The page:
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Study revealed for Oaks disaster casualties

Friday December 11 2015

MORE than 380 locals died in a horrific mining explosion 150 years ago - but it still isn't known exactly who died in it.

Saturday (December 12) is the anniversary of the Oaks Colliery disaster - widely named as one of the worst mining disasters in history - and researchers are now pulling together to get a full named list of those killed. 

Among the many dead were the pit ponies and the boy handlers, who hauled waggon loads of coal from the workings to the mine shaft. 

Stephen Miller, from the Dearne Valley Landscape Partnership, will be giving a free talk at Christ Church, Ardsley, about the disaster and how it was remembered.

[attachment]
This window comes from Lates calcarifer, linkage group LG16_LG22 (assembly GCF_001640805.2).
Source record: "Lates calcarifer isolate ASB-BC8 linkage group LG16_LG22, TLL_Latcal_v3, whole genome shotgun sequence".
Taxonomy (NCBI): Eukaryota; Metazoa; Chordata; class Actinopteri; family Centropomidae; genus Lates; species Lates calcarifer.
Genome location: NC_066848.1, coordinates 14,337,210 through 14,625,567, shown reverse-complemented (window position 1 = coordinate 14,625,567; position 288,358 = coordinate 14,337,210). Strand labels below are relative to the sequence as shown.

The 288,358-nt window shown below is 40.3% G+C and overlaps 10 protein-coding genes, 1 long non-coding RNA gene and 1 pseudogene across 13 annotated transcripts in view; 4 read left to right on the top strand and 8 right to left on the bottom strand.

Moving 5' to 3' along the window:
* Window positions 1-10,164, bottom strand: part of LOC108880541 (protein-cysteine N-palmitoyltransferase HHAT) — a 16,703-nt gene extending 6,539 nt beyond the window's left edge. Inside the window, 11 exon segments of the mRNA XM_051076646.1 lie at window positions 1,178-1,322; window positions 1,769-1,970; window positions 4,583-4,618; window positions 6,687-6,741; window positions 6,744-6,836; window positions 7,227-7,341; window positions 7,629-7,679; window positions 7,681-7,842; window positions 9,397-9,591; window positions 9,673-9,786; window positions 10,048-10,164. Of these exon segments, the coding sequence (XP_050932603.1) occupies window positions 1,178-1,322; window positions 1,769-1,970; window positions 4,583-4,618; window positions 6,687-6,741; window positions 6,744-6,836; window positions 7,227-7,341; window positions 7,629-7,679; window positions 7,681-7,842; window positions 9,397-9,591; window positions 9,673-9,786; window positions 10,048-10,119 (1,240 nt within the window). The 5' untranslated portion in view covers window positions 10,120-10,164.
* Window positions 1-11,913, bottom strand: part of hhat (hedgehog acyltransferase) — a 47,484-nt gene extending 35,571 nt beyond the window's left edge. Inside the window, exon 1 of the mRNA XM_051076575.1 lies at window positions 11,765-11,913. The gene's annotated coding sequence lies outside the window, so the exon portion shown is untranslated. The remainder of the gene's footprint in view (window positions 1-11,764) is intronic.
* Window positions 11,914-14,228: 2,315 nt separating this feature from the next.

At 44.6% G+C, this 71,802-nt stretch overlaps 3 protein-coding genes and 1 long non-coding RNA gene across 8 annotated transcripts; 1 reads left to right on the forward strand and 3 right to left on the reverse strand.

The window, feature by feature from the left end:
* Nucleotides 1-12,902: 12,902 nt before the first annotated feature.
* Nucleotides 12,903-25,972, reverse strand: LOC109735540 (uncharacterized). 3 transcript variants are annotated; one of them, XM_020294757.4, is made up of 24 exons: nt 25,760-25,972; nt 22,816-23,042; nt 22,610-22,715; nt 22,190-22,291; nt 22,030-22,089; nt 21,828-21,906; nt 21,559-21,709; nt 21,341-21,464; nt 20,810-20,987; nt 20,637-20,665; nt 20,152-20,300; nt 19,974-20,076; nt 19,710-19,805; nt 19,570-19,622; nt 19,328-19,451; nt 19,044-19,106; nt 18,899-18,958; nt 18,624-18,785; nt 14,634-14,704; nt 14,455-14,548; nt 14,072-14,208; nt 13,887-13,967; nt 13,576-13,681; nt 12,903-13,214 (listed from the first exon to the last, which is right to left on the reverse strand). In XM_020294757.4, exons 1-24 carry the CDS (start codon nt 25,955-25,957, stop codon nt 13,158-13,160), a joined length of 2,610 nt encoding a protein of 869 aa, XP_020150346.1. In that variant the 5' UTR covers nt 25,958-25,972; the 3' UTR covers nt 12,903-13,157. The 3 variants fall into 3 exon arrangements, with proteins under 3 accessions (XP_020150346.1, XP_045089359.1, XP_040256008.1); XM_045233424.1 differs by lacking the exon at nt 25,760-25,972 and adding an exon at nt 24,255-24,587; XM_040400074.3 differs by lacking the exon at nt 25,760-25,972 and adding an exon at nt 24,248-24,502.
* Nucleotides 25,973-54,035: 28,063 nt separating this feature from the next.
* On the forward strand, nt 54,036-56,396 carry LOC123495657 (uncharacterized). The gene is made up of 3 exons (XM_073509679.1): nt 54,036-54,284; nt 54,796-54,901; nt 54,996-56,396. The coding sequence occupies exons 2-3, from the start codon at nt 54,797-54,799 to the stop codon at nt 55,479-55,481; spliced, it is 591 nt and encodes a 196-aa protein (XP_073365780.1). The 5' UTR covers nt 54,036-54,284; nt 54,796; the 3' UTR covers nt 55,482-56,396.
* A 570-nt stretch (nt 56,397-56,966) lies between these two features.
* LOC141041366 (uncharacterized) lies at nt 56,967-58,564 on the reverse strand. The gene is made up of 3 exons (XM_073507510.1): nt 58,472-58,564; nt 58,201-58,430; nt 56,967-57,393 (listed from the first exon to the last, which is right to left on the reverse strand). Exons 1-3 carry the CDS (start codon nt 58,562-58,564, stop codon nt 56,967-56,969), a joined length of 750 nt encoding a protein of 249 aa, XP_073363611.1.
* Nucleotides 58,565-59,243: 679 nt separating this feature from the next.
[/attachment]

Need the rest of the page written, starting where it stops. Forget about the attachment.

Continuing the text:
And he is currently working with a team of local volunteers to research in detail those killed in the disaster.

A spokesman said: "After 150 years it’s about time we made the best possible effort to name all those killed in the Oaks Disaster.

"The research has shown that the men and boys killed in the Oaks Disaster came from across Britain and Ireland. Many moved to Barnsley from traditional mining communities in Wales, Derbyshire, South Lancashire and the North East whilst there were some more surprising migrations such as James Haycroft from Shoreditch in East London and George Long from Norfolk."

The Ardsley Oaks Memorial talk at Christ Church, Ardsley, will take place on Saturday 12 December, 2pm until 3pm.

For more information please visit www.discoverdearne.org.uk, ring 01226 772139 or email DVLP@barnsley.gov.uk

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Reply Posted by Neil on Sunday December 13 2015 at 22:27
These men and boys should be given as much respect as we give to the war dead, and never forget them